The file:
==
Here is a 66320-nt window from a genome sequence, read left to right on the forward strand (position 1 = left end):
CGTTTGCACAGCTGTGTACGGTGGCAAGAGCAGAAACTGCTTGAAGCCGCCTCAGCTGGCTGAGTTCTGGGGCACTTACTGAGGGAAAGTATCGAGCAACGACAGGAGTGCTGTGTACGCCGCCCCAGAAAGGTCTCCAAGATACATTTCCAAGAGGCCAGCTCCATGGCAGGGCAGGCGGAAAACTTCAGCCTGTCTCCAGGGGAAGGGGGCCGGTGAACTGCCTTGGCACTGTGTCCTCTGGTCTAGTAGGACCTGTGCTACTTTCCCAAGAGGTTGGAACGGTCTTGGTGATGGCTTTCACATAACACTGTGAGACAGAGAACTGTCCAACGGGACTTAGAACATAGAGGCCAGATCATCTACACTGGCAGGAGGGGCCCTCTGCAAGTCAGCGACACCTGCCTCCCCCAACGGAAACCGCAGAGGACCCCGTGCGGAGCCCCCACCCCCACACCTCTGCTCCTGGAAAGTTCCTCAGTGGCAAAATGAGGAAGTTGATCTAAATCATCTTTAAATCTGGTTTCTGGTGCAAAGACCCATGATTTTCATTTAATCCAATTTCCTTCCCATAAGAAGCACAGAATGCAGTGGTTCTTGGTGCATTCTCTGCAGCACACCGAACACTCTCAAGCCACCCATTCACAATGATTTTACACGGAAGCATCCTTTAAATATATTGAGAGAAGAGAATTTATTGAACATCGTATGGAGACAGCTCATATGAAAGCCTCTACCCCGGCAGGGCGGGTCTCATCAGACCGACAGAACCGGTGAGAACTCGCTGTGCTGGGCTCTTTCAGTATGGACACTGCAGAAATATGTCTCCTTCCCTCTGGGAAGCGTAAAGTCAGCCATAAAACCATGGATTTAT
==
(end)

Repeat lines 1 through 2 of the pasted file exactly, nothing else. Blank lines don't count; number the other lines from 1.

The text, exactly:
Here is a 66320-nt window from a genome sequence, read left to right on the forward strand (position 1 = left end):
CGTTTGCACAGCTGTGTACGGTGGCAAGAGCAGAAACTGCTTGAAGCCGCCTCAGCTGGCTGAGTTCTGGGGCACTTACTGAGGGAAAGTATCGAGCAACGACAGGAGTGCTGTGTACGCCGCCCCAGAAAGGTCTCCAAGATACATTTCCAAGAGGCCAGCTCCATGGCAGGGCAGGCGGAAAACTTCAGCCTGTCTCCAGGGGAAGGGGGCCGGTGAACTGCCTTGGCACTGTGTCCTCTGGTCTAGTAGGACCTGTGCTACTTTCCCAAGAGGTTGGAACGGTCTTGGTGATGGCTTTCACATAACACTGTGAGACAGAGAACTGTCCAACGGGACTTAGAACATAGAGGCCAGATCATCTACACTGGCAGGAGGGGCCCTCTGCAAGTCAGCGACACCTGCCTCCCCCAACGGAAACCGCAGAGGACCCCGTGCGGAGCCCCCACCCCCACACCTCTGCTCCTGGAAAGTTCCTCAGTGGCAAAATGAGGAAGTTGATCTAAATCATCTTTAAATCTGGTTTCTGGTGCAAAGACCCATGATTTTCATTTAATCCAATTTCCTTCCCATAAGAAGCACAGAATGCAGTGGTTCTTGGTGCATTCTCTGCAGCACACCGAACACTCTCAAGCCACCCATTCACAATGATTTTACACGGAAGCATCCTTTAAATATATTGAGAGAAGAGAATTTATTGAACATCGTATGGAGACAGCTCATATGAAAGCCTCTACCCCGGCAGGGCGGGTCTCATCAGACCGACAGAACCGGTGAGAACTCGCTGTGCTGGGCTCTTTCAGTATGGACACTGCAGAAATATGTCTCCTTCCCTCTGGGAAGCGTAAAGTCAGCCATAAAACCATGGATTTAT